COLUMBIA -- The first game was all about unveiling several new faces.
The second was proving South Carolina's about much more than just speed basketball.
The Gamecocks improved to 2-0 Monday with a 103-42 thrashing of The Citadel, using the transition and quickness showcased in their season-opener last week only in spurts. USC opened with a half-court, deliberate offense and weathered an early rough patch to accomplish its desired goal -- a multi-look formation for the next opponent, Southern Cal, to scout.
Considering Dwayne Day and Mike Holmes were sitting early in the first half after foul trouble, the Gamecocks really had no choice but to try a different scheme. Not that it really mattered -- the way the Gamecocks were shooting, the hoop bore a striking resemblance to the Atlantic Ocean.
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"At the end of the night, you've got to say our team played very well," coach Dave Odom said. "That's our best in a long, long time."
Chester native Devan Downey again led the Gamecocks (2-0), finishing one rebound shy of a triple-double and disrupting The Citadel's reliance on the 3-pointer. A team that drained 21 from long range in its season-opening dumping of Daniel Webster only hit three Monday, thanks in part to the pesky Downey hanging around the inbounds pass and forcing the Bulldogs to hurl rainbows across the court just to get the ball in play.
Downey ended with 11 points, 11 assists and nine rebounds. He's the first Gamecock guard to hit a double-double since Chuck Eidson in 2002, and he also had six steals.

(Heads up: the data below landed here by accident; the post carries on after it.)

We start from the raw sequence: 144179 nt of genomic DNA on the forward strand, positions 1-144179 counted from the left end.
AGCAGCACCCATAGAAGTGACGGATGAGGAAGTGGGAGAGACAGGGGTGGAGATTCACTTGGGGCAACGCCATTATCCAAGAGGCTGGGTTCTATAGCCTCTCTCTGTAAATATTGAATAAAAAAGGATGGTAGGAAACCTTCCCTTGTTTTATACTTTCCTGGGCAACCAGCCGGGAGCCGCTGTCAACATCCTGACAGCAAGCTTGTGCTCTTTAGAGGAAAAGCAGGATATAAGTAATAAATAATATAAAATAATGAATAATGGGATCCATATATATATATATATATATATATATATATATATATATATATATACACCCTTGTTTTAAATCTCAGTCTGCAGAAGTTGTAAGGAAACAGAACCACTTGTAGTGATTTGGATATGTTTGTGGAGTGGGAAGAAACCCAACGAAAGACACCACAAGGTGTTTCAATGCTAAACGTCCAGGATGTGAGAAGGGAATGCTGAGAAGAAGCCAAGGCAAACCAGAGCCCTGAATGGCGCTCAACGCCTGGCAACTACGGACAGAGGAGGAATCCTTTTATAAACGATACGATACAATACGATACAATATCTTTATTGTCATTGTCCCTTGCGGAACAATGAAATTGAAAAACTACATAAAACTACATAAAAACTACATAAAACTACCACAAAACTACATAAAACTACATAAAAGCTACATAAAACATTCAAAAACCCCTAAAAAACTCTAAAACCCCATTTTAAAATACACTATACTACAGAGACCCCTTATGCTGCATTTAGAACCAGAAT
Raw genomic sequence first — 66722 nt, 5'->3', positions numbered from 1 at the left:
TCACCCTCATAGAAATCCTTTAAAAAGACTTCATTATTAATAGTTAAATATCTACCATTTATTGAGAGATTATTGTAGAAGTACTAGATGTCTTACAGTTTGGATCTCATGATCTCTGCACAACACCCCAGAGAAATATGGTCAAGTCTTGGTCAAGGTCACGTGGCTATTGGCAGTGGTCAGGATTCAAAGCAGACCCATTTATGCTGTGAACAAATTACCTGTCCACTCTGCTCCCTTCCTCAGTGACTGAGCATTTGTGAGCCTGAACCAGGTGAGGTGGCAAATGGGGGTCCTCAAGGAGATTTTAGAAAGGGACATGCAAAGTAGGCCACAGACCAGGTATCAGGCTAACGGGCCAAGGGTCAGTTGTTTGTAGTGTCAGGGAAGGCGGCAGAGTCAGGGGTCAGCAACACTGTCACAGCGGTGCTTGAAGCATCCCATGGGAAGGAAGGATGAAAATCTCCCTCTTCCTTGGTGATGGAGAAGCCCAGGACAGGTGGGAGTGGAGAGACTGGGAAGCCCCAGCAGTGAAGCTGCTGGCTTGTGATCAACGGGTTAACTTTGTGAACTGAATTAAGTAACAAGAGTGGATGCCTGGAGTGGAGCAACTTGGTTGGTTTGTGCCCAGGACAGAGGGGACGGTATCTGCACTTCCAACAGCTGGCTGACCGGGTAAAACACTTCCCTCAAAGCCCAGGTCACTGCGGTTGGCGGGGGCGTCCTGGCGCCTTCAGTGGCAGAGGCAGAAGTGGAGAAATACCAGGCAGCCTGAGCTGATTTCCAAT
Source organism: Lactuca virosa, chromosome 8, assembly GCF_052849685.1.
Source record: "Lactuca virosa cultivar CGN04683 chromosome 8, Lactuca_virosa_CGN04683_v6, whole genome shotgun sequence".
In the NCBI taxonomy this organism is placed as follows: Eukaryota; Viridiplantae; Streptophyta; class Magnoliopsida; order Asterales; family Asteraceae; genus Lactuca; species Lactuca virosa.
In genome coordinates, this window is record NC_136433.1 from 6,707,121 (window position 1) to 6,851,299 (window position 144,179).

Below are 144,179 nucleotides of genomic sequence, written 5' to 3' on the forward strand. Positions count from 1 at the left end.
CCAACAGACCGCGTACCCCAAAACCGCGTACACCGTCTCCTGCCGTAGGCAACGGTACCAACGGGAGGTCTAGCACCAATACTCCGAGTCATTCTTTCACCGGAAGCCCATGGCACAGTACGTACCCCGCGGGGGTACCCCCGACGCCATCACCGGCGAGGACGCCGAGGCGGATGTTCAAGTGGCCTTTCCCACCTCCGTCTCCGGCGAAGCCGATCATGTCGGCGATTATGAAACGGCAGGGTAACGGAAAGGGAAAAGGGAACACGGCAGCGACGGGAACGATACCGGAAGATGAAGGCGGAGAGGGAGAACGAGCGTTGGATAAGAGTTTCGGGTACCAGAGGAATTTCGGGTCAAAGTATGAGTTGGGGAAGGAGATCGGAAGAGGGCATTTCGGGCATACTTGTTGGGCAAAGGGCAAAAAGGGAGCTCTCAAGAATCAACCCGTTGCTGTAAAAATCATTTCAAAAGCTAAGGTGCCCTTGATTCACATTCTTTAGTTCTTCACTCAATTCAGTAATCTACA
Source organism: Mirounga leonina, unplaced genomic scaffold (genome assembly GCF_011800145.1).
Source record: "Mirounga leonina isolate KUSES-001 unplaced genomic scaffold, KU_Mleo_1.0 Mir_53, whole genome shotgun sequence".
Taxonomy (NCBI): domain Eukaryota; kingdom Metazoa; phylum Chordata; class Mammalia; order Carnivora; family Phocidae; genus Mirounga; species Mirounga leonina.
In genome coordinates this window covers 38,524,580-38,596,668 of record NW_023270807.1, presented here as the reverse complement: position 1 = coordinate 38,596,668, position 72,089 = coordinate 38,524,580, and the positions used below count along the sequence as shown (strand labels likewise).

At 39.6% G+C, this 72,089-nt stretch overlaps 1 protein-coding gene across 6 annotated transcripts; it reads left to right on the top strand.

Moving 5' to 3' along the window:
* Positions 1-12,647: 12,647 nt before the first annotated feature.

"I wasn't really going offensively, so I'm just showing flashes of the things I can do," Downey said. "I was trying to tell coach, 'Put me back in,' but he wouldn't do it."
Odom said the reason he held Downey off the accomplishment was he didn't want to embarrass The Citadel, plus the obvious reason.
"If I had put him back in and some sort of injury occurred, I never would have been able to forgive myself," Odom said.
Even when they got the ball in, the Bulldogs (1-1) couldn't do much with it. USC dominated the boards after being hammered versus S.C. State last week, and got the ball into the hands of Downey and Zam Fredrick.
The two guards led USC to a 26-14 advantage with 8:02 left in the first half, Day and Holmes reflecting on their foul trouble on the bench, and then shed the half-court. Chad Gray scored four quick points to kick-start a 20-8 run to end the half and the Gamecocks broke the doors off the locker room in the second, spurting to a 16-3 run and icing the game.
USC spent the rest of the night the same way it did against S.C. State -- seeing what everybody could do. Even walk-on Robert Wilder got his second career appearance in as many games, not bad for somebody who's used to keeping his warm-up on for weeks at a time.
"It's a great feeling," said Day, who finished with 10 points, one of six Gamecocks in double figures. "That's the most fun I've had since AAU."
USC had a 57-point lead with 1:05 to go and fans were chanting for the century mark, which would be the first for the program since 1996. Wilder dished to Branden Conrad, who drilled a 3-pointer with 25 seconds to go for the topper.
The 103 points were the most the Gamecocks have scored since a 112-61 drubbing of The Citadel in 1995. The 61-point margin tied the third-highest in school history, originally set in 1918.
Holmes didn't start because of what Odom said was a bruised heel, but checked in on the first substitution. He didn't stay for long, picking up two fouls and sitting the rest of the half.
It was a repeat of the freshman's performance in the season-opener and quite a change from the Gamecocks' exhibition win over Guilford, when he posted 19 points and 10 boards. Odom said it was nothing more than the usual case of freshmen getting used to college ball -- Holmes finished with 14 points -- and he wasn't concerned.
"Youth and inexperience," Odom said. "I thought he did very well in the second half."